Report Assails C.I.A. for Failure on Iraq Weapons
By DAVID E. SANGER and SCOTT SHANE
"New York Times" - - WASHINGTON - -The final report of a presidential commission studying American
intelligence failures regarding illicit weapons includes a searing critique of how the C.I.A. and other agencies never properly
assessed Saddam Hussein's political maneuverings or the possibility that he no longer had weapon stockpiles, according to
officials who have seen the report's executive summary.
The report also proposes broad changes in the sharing
of information among intelligence agencies that go well beyond the legislation passed by Congress late last year creating
a director of national intelligence to coordinate action among all 15 intelligence agencies.
are likely to figure prominently in the confirmation hearings in April of John D. Negroponte, whom President Bush has nominated
to be national intelligence director and who is about to move to the center of the campaign against terror. [Page A14.]
report particularly singles out the Central Intelligence Agency under its former director, George J. Tenet, but also includes
what one senior official called "a hearty condemnation" of the Defense Intelligence Agency and the National Security Agency,
two of the largest intelligence agencies.
The unclassified version of the report, which is more than 400 pages
long, devotes relatively little space to the holes in American intelligence about North Korea and Iran, the two nations now
posing the largest potential nuclear challenge to the United States and its allies. Most of that discussion appears only in
a much longer classified version.
In the words of one administration official who has reviewed the classified version,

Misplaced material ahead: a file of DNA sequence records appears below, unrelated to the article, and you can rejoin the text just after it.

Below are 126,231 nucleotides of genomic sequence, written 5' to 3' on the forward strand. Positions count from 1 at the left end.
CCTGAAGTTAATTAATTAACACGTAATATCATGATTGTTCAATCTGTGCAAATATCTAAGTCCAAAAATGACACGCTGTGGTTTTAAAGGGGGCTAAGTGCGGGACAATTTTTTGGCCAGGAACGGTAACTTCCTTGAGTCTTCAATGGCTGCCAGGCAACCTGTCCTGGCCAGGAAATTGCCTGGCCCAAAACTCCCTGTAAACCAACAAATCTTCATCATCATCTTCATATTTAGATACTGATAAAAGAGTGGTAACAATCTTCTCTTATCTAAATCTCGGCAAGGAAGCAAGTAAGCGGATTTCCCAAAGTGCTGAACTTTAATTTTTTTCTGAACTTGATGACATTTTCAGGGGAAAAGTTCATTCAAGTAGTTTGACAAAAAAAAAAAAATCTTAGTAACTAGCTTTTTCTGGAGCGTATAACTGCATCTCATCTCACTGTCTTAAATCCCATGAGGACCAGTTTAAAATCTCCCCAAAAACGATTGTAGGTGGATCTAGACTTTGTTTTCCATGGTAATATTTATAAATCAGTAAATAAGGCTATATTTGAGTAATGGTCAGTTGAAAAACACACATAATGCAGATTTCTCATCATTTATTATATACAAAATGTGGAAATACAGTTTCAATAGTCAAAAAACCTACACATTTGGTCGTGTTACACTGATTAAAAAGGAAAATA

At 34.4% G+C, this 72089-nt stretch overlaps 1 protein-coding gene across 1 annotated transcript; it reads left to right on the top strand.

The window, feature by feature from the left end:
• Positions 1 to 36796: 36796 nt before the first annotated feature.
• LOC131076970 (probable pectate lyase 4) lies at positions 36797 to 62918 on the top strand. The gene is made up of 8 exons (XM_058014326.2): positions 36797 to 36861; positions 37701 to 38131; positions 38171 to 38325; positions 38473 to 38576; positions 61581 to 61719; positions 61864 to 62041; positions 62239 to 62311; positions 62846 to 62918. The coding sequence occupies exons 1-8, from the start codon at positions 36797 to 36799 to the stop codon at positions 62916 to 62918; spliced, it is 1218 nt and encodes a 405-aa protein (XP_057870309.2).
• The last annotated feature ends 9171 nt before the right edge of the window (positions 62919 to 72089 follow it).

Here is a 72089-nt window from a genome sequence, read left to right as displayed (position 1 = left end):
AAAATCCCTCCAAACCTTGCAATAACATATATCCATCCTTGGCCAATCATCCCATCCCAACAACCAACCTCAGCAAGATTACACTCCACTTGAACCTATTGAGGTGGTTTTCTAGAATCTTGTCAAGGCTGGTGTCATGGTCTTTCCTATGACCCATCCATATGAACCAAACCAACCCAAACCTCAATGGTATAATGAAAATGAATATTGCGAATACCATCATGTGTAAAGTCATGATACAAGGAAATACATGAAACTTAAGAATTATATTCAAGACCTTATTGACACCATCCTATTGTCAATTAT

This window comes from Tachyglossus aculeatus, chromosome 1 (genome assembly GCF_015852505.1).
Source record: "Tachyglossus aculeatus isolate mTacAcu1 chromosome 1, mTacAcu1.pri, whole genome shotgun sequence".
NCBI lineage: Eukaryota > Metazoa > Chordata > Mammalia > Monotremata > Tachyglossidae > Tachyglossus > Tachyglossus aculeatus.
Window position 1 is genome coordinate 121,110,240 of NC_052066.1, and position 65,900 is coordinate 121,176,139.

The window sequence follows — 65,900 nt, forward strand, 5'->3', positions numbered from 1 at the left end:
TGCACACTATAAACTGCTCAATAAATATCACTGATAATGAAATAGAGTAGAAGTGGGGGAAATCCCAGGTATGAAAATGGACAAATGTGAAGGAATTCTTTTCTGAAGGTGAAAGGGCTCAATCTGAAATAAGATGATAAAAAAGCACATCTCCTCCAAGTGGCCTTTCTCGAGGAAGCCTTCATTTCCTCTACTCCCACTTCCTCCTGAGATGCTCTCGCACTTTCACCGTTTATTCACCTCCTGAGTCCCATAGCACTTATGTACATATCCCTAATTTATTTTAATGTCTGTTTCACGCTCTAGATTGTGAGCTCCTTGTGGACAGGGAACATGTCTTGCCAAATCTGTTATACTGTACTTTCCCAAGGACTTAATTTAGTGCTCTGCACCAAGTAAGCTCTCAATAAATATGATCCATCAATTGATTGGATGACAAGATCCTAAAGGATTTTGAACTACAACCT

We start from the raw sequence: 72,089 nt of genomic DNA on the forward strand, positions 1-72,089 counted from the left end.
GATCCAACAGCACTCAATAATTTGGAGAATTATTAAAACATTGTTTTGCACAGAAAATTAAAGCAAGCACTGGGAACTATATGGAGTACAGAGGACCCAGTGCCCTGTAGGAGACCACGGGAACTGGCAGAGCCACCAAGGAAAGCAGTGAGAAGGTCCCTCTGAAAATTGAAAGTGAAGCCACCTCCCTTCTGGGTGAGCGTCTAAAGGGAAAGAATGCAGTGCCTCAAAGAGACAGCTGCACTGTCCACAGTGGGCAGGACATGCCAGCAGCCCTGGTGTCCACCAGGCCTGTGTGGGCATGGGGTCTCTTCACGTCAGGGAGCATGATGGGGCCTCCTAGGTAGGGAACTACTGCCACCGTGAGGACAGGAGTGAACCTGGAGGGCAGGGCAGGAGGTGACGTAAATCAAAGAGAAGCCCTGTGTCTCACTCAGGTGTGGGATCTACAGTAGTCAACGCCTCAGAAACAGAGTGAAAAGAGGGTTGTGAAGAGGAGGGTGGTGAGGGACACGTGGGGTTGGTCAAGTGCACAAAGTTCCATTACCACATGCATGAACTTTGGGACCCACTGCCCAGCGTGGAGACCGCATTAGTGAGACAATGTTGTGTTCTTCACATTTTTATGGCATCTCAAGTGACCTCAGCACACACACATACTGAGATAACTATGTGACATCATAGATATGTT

referring to the North Korean leader and the Iran clerical leaders, "we don't give Kim Jong Il or the mullahs a window into
what we know and what we don't."
Mr. Bush is expected to receive the report officially on Thursday morning, White House
As early copies of the report circulated inside the government on Monday, officials said much of it
went over ground already covered by the Senate Intelligence Committee and the two reports of the Iraq Survey Group, which
was created by the government to search for prohibited weapons after the Iraq invasion, and came up basically empty-handed.
Iraq's defeat in the Persian Gulf war in 1991, international inspectors dismantled an active nuclear program, along with biological
and chemical weapons. Much of the flawed intelligence was based on a series of assumptions that Mr. Hussein reconstituted
those programs after inspectors left the country under duress in 1998.
But in retrospect, those assumptions by
American and other intelligence analysts turned out to be deeply flawed, even though some of Mr. Hussein's own commanders
said after they were captured in 2003 that they also believed the government held some unconventional weapons. It was a myth
Mr. Hussein apparently fostered to retain an air of power.
That forced Mr. Bush to appoint, somewhat reluctantly, the
Commission on the Intelligence Capabilities of the United States Regarding Weapons of Mass Destruction, which has operated
largely in secret under the direction of Laurence H. Silberman, a senior judge on the United States Court of Appeals, and
former Governor Charles S. Robb of Virginia.
According to officials who have scanned the document, the unclassified
version of the report makes a "case study" of the National Intelligence Estimate on Iraq, the major assessment that the intelligence
agencies produced at the White House's behest - in a hurried few weeks - in 2002.
After the Iraq invasion in
March 2003, the White House was forced to declassify part of the intelligence estimate, including the footnotes in which some
agencies dissented from the view that Mr. Hussein had imported aluminum tubes in order to make centrifuges for the production
of uranium, or possessed mobile biological weapons laboratories.